The getting through a crisis is akin to running a marathon or hiking the Grand Canyon rim-to-rim-to-rim – it is in its greatest part, a mind game – and a game that you will win or lose, depending upon the quality of your preparation, your assessments and your resources – but also on your mindset and resourcefulness. Your mindset affects your resourcefulness.
Many years ago, when I hiked the Grand Canyon for the first time, I elected to do rim-to-rim-to-rim. I spent months preparing assiduously and seriously. My friends and I hiked and/or ran every trail and mountain in Phoenix and its surroundings, just about, day in and day out for months, and in all kinds of weather. We took step-aerobics and yoga classes, worked out with weights, managed our diets and spent a bundle buying all the requisite equipment and supplies.
We arrived at the South Rim the afternoon before the big day, meandered around the site getting relaxed and acclimated, had the traditional pasta dinner in the Lodge, were in bed before ten p.m. and up bright and early the next morning, backpacks on, hydration taken care of and off in the trolley to the Bright Angel trailhead.
The first nine miles were all downhill, it was cool and beautiful in the four a.m. semi-darkness and when the sun came up, the views were just absolutely spectacular. The seven miles across the Canyon floor were a breeze. There was beauty all around and I took the time to admire and engage with the environment.
Then, after having hiked for most of the day we crossed the Silver Bridge round mid-afternoon. That got us to the start of the North Kaibab Trail. The climb up the North Face of the Grand Canyon. We were psyched and ready. We knew it was going to be a push and we were down for it. Or up, or whatever. We had trained long and hard. We were prepared. And it went really very well. At first!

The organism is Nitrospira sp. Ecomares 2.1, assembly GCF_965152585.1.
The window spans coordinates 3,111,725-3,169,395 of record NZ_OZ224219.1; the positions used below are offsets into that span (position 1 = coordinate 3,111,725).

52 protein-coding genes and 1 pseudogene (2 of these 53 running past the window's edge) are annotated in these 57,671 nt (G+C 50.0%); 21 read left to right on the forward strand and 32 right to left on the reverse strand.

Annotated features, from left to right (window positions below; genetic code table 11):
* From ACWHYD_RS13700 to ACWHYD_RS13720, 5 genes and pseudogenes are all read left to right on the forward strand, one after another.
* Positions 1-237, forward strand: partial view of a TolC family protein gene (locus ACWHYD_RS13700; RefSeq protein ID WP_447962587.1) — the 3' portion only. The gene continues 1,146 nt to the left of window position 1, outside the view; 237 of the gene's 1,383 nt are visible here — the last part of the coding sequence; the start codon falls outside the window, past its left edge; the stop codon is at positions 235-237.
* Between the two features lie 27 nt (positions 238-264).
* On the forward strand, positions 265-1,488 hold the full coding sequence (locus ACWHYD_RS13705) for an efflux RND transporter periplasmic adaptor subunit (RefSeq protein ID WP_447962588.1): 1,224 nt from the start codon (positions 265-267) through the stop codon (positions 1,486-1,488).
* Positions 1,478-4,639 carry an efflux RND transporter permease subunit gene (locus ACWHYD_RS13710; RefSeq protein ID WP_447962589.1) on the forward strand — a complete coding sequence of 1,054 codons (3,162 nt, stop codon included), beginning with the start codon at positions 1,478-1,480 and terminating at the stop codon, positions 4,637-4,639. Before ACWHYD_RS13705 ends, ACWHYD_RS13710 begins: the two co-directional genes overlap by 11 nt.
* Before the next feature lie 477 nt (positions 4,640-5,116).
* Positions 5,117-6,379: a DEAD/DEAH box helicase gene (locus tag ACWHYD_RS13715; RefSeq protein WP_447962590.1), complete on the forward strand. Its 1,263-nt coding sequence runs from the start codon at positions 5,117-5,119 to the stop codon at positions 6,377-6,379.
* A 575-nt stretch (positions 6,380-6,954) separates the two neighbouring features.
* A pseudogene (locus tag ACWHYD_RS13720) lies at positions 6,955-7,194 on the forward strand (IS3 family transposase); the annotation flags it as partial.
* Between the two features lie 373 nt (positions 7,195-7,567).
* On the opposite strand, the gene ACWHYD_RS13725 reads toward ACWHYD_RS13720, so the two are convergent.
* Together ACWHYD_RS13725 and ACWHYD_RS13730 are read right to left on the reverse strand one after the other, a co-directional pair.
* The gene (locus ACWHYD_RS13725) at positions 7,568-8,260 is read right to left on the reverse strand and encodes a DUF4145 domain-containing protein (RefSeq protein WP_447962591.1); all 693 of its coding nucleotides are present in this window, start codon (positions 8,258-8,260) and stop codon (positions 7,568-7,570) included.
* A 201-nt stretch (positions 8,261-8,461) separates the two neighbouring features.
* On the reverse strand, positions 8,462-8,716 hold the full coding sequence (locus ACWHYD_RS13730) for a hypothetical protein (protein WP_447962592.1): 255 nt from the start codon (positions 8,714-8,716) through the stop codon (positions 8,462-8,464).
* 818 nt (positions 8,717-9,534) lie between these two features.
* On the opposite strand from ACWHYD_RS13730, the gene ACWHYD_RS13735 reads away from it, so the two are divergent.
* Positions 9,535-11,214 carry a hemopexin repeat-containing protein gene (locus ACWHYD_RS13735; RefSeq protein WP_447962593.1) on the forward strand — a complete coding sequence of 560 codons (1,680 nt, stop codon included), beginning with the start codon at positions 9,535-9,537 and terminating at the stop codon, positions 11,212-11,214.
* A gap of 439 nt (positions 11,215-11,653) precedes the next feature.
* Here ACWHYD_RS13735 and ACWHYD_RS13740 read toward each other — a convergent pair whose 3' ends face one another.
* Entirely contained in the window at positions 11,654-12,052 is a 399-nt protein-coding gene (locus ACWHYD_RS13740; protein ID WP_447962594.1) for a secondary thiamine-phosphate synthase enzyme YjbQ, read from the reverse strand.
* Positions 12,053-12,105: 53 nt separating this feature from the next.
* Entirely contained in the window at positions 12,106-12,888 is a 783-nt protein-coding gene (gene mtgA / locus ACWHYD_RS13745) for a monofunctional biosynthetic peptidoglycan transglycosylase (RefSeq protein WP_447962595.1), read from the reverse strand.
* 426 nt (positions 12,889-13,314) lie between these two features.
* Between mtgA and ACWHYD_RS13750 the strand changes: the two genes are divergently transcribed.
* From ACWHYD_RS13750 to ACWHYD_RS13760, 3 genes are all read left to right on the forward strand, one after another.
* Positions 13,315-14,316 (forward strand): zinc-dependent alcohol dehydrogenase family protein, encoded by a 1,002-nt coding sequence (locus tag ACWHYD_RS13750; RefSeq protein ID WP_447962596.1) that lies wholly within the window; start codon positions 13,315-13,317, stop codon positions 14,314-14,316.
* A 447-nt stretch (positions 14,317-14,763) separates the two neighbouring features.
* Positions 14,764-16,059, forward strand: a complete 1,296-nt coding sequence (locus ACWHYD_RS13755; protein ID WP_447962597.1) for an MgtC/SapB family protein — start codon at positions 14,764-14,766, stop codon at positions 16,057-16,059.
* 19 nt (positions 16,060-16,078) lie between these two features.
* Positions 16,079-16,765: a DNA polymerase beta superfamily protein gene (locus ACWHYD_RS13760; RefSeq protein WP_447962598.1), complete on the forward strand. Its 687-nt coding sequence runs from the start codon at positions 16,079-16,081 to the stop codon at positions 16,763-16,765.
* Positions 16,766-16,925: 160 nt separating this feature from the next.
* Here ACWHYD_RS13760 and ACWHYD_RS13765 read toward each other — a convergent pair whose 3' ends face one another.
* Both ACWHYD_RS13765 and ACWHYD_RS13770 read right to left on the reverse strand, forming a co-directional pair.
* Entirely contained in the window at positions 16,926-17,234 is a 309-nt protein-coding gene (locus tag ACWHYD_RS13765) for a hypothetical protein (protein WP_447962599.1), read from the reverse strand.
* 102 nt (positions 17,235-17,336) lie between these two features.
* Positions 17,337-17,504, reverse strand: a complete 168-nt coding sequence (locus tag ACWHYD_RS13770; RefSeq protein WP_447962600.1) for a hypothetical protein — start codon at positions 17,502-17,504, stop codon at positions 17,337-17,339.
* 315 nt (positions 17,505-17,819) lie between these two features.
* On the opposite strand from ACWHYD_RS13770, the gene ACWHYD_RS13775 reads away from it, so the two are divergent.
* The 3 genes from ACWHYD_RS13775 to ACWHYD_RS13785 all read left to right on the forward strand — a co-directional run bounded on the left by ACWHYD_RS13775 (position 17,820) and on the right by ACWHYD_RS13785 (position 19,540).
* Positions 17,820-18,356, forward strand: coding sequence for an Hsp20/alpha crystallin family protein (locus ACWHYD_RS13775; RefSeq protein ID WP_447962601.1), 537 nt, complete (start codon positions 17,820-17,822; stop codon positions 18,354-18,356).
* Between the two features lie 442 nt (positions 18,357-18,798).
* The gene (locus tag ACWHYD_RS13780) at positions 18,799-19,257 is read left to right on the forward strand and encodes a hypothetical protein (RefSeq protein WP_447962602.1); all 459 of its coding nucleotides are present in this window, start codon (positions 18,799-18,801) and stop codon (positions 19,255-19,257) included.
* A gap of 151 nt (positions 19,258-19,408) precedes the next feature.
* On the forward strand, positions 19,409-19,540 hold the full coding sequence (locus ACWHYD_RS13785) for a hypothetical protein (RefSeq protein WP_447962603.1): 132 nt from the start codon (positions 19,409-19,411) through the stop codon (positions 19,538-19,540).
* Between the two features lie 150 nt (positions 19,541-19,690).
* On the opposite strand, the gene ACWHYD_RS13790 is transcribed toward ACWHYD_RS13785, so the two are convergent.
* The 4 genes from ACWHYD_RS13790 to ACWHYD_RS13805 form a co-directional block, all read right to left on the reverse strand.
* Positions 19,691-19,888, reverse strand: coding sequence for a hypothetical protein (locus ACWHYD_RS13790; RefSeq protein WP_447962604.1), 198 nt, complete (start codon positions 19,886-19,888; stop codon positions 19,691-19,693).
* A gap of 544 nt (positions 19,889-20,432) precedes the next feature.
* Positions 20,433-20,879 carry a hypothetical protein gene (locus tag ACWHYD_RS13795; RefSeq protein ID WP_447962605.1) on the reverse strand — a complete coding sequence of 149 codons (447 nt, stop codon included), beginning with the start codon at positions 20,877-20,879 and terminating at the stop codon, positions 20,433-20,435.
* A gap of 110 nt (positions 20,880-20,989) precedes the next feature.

The North Face of the Grand Canyon is steep. It rises on a 15 – 20% grade. The trail up is a series of switchbacks, six- or maybe seven-foot wide paths along cliff edges that plunge hundreds of feet down to the Canyon floor. By the time we got to it, we had been walking all day and though the sun had not been unkind, the sixteen miles had begun to wear on all of us. We were stoked, though, and initially did not notice.
Then, somewhere along the cliff face, the weather changed. The skies got dark, the canyon got darker and darker. It began to rain – cold, driving, incessant rain that completely ignored our special Rei rain gear! Water was running down the trail in little rivers and waterfalls. We were, very soon, very soaked, through and through. In addition to having to contend with the steep climb and the driving rain, our boots were also very soon filled with cold water and mud and we and the other hikers were slip-sliding and sloshing and cursing and swearing!
The North Rim is situated at an elevation of more than eight thousand feet; it matters to your breathing apparatus. But, there we were, climbing the steep North Face in cold, driving rain, swashing and slipping in mud, in increasing darkness, thinning air and lessening oxygen.
It was brutal. There is no other description that would apply. It was a brutal two, three, five hours or whatever. We lost count. We stopped counting. We just kept our heads down, literally, and kept our feet moving, putting one in front of the other, increasingly slowly, deliberately, painfully. Finally, after much stopping and starting, and slipping and sliding, we made it to the top. We all made it safely – and proudly – up and out, through those last five or six brutal miles, hours, whatever – to our non-hiking friends waiting for us in a van carrying cold beer and hot chocolate.
It was our mindset that got us up that cliff face. Our getting up that North Rim was entirely a case of mind over matter.
We had known what to expect. We had gathered all the available information, prepared ourselves physically and mentally, read the personal accounts and spoken with other experienced Canyon hikers and even with a couple of Grand Canyon Park Rangers. We had done our own physical and mental assessments and preparations and had accessed our networks and support systems and yet it was hard. It was a brutal climb. But because we had done the advance work, however, we did emerge wiser, stronger, and proud of our accomplishment and of our newly-acquired abilities – and hiking wisdom.
Every period of crisis offers the same kind of outcome opportunity. Despite any pain, grief or despair we might experience, the human spirit and its will to survive and thrive are formidable. We can always come through and come through well. You, too, can get yourself through your crises like a boss. If you do the work.